Even though Iñárritu's movie "Birdman" seems to consist of only one continuous take, the plot spans several days, if not weeks. How is this, however, accomplished in a movie of only two hours without any apparent cuts?

Group members: Jakub Kraus, David Kravcenko, Lotte Schmerbach, Carla Ketterer

Group 4

Imagine you follow a young and confused man through the city of Berlin - for one day. What will you witness and what will you take away from this experience? Too often people forget how important details can be, and that a focus on them can change or mean more than any attempt to grasp „the big picture of life“. In our work on the movie „oh boy“, we wanted to get to the bottom of his struggles by looking at his seemingly small choices of everyday life. The significance of them can have a greater impact than you might think…

Watching a Wes Anderson movie is a special experience. His style of directing and producing moving pictures is almost like stepping out of reality and into another world. Having that in mind, this short introduction about his work and the stylistic devices he uses, invites the viewer to experience the „andersonness“ of his work in an intense and short way.

Group members: Stefan Kaleta, Vanessa Nagel, Flora Dinter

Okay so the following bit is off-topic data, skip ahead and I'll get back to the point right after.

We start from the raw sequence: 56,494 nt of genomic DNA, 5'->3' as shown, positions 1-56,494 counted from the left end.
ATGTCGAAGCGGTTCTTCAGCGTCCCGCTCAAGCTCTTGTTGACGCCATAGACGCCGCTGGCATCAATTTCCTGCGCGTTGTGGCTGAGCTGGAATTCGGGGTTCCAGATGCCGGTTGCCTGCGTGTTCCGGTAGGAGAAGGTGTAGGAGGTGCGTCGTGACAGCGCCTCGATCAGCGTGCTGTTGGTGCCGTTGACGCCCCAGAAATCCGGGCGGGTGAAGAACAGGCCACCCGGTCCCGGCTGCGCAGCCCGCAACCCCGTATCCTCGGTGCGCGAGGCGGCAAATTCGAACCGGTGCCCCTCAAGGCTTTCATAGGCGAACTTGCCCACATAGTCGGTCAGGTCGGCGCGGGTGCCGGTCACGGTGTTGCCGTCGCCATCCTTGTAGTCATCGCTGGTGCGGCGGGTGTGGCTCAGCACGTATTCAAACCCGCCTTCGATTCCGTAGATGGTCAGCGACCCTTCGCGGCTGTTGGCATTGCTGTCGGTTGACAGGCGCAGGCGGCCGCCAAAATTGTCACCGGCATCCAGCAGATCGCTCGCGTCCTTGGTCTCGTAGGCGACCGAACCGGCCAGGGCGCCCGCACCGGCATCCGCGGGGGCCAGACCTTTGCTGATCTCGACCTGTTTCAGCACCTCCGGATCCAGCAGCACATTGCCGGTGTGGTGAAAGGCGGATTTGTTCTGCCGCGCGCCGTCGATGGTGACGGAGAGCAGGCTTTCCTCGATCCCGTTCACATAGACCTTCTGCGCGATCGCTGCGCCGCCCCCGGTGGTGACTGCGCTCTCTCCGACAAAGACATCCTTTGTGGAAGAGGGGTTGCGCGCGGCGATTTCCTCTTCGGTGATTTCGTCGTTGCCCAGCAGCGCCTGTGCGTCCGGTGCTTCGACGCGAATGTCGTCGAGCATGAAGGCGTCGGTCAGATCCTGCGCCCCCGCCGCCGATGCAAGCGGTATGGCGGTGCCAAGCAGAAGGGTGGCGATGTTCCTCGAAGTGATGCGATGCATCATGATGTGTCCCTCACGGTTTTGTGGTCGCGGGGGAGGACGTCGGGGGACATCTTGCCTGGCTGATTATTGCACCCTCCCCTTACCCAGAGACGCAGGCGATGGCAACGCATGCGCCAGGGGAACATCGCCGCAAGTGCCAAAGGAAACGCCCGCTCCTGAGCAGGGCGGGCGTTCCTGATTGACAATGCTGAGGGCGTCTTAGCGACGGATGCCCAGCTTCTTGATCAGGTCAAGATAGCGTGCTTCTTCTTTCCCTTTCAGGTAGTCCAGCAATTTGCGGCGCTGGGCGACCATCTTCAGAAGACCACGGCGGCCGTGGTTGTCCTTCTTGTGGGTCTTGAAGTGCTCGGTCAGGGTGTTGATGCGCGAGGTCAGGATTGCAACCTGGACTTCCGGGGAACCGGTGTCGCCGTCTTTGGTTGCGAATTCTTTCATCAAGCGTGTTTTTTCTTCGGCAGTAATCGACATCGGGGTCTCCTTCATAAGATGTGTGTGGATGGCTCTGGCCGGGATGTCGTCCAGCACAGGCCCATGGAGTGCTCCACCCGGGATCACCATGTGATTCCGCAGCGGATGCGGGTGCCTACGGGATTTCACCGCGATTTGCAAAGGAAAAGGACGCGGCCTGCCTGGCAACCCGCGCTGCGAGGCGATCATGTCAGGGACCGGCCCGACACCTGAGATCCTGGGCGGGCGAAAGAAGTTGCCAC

Group 3

In Disney movies, eyes are meaningful but mostly unnoticed by the viewers. There might be more to say about it as you may think. You should definitely watch it!

Have you ever paid attention to the side character Castlepool in Winnetou II? There might be more to say about him as you may think. You should definitely watch it!

Group members: Ales Zůbek, Jasmin Schachler, Cathrina Graw

Group 2

Two families on their way to California to find the American Dream of their times - work and new beginnings or beauty and fame. Will they find it?

It almost feels wrong to label the movie "Victoria" (2015) as a romance as it is so much more than that. Is it a thriller? Is it a drama? Is it a love story? Somehow it is all of the aforementioned things and yet it is something entirely unique, making it difficult to put it in a genre drawer. In spite of all the different facets this movie presents, the following video will analyze the theme of love in "Victoria" and how love is presented in it. Watch how the protagonist Victoria rambles through the streets of Berlin and ends up with a night to remember.

Group members: Bretislav Indrák, Kristina Slaveykova, Geesa Krieg, Maximilian Winter

Group 1

An integral part of Michael Haneke’s cinema is an investigation of the relationship between a film, its audience, and the responsibility of the filmmaker. He has repeatedly stated that he sees it as the filmmaker’s responsibility to confront the audience with the reality of the situations that a film depicts, taking audience seriously in this confrontation. This point can arguably be experienced most for the viewer in Haneke’s unconventional treatment of on-screen violence, which is an integral element of each of his films. This audiovisual essay will illustrate Haneke’s point and show that his movie Funny Games (1997) is an appeal to his audience as consumers of violence and his most elaborate demonstration of the responsibility that a filmmaker has when depicting violence on screen.

Group members: Dorotka Bachratá, Kevin Bornath, Jonas Noack